As we near the final moments of Pie vs. Cake championship, wherein one dessert shall be granted glory, we've asked the team cheerleaders to step forward in a personal appeal for their respective favorites. Sadie's making the case for Pie.

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I'm just going to say it: Pie is the people's choice.

Look, I like cake. Who doesn't? Cake is glamorous. It's festive. Everybody loves showy, glitzy, good-time cake with its fancy frostings and its candles and its glad-handing messages.

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Pie, on the other hand, is humble. A slice of even blue-ribbon pie is shleppy and shlumpy-looking. The ingredients are simple and elemental. And even the most glamorous of varietals — meringues or chiffons — started out as practical solutions to the egg-white problem.

And yet. To the pie-lover, there is nothing, but nothing, as appetizing or as basically satisfying as that heavenly marriage of minimally-adulterated fruit and flaky, nearly savory crust. Be it a sweet-tart strawberry rhubarb bubbling over a lattice; a homely, autumnally hued pumpkin with a ghost of oven's warmth, saved from Puritanical abstemiousness only by a cloud of whipped cream; peach, that celebration of all that is summer in one golden bite; or, of course, satisfying, solid, perfect apple topped with a buttery crumble — well, it just doesn't get any better.

Despite its deceptive simplicity, pie is hard to get right. Whereas Entemann's or Pepperidge Farm might turn out packaged cakes (chocolate-marshmallow and Devil's Food, respectively) that are perfectly respectable, the same companies can't manufacture a pie that isn't a glutinous abomination. Gelatinous piles of red goo or mushy slabs of lemon-flavored rubber cement are the going rate for most packaged pies, making the real thing — at a farm stand, a Midwestern diner or, of course, someone's kitchen table - all the more rare and precious. There is a reason "blue-ribbon pie" still comes with bragging rights — as anyone who's turned out a lumpen, lopsided specimen that overflows onto the oven floor knows all too well. Good pie is hard to find. While in New York City, for instance, cakes of all kinds — not to mention their twee offspring, the cupcake — can be found on every corner, there are fewer than four good pie destinations, and two of them only bake them at Thanksgiving. Pie-lovers aren't mere gluttons: We're purists, connoisseurs. And it's not the easy path.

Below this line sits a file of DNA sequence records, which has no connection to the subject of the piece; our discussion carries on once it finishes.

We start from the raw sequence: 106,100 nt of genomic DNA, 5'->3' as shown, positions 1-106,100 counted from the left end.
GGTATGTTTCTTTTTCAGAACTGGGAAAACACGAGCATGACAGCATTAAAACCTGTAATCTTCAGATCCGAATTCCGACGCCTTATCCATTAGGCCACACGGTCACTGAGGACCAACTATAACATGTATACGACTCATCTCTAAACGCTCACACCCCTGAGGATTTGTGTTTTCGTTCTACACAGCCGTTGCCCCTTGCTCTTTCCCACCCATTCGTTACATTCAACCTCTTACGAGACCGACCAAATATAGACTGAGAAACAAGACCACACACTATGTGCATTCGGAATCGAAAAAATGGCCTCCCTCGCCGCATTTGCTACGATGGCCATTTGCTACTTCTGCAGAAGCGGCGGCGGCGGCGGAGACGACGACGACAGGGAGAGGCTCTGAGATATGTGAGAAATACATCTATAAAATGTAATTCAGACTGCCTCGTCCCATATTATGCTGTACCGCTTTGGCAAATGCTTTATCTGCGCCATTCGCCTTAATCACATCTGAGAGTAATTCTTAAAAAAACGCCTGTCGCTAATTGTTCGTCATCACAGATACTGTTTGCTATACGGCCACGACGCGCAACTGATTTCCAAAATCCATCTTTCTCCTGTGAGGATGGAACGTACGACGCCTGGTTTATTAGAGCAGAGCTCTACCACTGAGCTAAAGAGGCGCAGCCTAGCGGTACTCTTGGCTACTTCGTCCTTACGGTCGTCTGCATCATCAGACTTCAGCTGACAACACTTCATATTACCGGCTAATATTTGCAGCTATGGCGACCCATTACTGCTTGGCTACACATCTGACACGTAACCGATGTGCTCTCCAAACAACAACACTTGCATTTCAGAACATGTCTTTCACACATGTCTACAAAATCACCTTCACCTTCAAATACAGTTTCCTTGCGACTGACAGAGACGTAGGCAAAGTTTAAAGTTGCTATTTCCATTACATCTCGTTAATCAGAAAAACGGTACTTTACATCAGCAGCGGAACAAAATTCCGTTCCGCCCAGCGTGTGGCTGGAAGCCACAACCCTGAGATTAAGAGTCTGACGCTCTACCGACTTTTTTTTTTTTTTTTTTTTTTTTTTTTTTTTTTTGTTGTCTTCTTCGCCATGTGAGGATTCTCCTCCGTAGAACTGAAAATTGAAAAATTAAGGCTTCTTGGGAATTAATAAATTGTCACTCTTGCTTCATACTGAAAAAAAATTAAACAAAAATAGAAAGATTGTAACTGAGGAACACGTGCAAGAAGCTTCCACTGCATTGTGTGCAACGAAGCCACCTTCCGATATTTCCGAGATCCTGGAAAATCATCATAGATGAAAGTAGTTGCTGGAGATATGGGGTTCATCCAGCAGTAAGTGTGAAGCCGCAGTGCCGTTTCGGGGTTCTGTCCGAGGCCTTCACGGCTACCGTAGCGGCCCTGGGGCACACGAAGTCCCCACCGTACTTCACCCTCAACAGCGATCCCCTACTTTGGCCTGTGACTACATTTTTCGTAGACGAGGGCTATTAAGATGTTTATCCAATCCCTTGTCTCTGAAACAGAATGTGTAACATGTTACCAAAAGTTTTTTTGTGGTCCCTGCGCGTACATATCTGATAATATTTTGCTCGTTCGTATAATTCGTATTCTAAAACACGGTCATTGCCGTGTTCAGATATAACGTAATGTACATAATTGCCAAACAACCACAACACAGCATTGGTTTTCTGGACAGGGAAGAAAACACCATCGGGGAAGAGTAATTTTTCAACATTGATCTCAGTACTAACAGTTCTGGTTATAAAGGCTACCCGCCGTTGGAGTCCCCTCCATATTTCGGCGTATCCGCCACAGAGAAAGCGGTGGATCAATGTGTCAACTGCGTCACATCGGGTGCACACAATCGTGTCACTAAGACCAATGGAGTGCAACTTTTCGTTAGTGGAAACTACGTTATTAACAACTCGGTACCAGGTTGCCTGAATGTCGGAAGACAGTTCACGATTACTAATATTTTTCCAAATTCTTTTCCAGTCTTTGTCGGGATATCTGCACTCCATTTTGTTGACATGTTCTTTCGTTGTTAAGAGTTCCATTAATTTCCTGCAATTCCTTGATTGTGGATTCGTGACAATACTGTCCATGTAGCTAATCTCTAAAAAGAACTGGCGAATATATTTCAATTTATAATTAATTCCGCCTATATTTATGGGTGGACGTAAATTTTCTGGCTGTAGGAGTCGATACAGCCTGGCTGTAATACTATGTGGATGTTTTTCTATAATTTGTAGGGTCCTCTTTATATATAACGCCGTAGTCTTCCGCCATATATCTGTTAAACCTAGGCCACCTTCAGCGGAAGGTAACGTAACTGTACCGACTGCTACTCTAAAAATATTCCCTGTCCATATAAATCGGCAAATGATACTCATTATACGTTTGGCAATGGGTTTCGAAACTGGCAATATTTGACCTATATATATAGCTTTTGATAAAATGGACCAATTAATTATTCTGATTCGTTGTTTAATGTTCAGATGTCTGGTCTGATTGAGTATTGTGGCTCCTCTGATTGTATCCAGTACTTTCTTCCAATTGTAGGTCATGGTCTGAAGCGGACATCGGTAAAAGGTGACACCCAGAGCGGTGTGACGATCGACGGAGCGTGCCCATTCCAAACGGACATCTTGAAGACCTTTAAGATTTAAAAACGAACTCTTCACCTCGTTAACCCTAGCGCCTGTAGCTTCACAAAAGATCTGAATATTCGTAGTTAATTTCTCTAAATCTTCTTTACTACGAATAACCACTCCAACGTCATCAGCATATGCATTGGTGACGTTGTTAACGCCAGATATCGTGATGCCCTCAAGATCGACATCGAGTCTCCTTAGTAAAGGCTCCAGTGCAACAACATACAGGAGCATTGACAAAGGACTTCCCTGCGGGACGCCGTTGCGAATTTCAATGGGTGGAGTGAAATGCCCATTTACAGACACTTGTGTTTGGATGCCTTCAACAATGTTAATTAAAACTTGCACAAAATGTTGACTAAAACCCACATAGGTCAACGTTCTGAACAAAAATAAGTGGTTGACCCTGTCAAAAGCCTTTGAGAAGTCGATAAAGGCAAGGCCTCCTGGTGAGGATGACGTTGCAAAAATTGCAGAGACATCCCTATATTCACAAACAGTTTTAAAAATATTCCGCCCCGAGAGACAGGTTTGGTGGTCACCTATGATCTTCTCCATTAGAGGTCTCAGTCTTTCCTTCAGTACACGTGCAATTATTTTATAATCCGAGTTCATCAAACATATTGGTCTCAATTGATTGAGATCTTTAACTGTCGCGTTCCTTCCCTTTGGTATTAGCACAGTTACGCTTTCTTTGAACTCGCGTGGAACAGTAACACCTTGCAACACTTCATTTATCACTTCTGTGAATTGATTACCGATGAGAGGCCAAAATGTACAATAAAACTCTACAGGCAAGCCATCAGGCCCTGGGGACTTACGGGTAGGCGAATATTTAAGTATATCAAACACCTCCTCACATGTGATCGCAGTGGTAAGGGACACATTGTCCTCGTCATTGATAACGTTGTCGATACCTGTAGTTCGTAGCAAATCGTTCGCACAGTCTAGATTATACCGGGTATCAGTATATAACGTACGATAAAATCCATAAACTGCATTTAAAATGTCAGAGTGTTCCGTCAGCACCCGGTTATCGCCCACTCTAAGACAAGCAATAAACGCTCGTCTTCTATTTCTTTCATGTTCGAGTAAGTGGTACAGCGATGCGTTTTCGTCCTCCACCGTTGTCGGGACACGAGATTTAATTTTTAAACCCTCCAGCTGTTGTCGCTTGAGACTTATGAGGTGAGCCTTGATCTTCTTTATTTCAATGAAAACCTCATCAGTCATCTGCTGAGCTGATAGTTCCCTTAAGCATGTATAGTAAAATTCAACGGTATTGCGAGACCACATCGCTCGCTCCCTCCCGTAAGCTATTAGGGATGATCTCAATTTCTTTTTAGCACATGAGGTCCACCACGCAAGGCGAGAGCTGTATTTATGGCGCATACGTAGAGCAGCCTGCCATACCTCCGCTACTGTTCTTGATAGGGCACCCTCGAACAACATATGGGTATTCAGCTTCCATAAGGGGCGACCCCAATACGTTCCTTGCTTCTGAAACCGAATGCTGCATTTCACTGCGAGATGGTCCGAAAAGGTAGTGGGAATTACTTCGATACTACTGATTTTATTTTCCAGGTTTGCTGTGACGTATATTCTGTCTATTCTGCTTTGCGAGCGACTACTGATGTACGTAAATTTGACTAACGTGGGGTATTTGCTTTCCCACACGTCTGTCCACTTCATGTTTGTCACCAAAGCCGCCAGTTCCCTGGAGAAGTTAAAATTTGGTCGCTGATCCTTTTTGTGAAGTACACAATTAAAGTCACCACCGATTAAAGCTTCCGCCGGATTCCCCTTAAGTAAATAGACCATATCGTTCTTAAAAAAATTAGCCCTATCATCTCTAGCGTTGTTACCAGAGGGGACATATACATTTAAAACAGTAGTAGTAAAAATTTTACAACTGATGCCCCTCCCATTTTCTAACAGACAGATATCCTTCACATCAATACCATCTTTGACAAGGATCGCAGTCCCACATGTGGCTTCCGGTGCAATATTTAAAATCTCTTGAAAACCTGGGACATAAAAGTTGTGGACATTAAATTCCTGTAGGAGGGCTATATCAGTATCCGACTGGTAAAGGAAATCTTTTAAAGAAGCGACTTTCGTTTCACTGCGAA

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As if it needs saying, pie is a part of our heritage. Is it cake that gladdens Pa's heart in By the Shores of Silver Lake? Ha! Hardly! It's the alchemy of thrift and lard and green-pumpkin that makes mock apple, or later transforms soda crackers into dessert. And allow me, if you will, to quote Farmer Boy: "Then he drew a long breath, and he began to eat pie, and he wished he had eaten nothing else. He ate a piece of pumpkin pie and a piece of custard pie, and he ate almost a piece of vinegar pie. He tried a piece of mince pie, but could not finish." (Keeping in mind that he's started the day with a whopping slice of apple, the best breakfast in the entire world even if you haven't just done two hours of farm chores.)

In my house, my brother and I preferred pies when our birthdays rolled around: strawberry-rhubarb for me and for him, blueberry. My mother requested lemon-meringue. My boyfriend demands pumpkin. Whereas cakes can be bought, these pies must be made: crusts pinched and rolled and lifted with baited breath into the pan, laboriously patched after they fall apart; filled with the sweetened fruit or carefully-monitored filling, and made reasonably respectable-looking with pastry leaves or just a shower of sugar. They always look decidedly homemade, but no one cares. I ventured into the more rococo world of cream pies when my Grandpa got sick and craved only chocolate pie, a long-forgotten favorite of his childhood. The crust was made of crushed Oreos, the filling a rich chocolate pudding. It was covered in whipped cream. As long as the pie lasted, he'd request a piece for every meal, savoring and husbanding it until the dessert was a forlorn, weepy pile in its dish. Then my mom and I would make another. It was work, but nothing store-bought would do, or bring the same pleasure or nostalgia. And that, ultimately, is pie.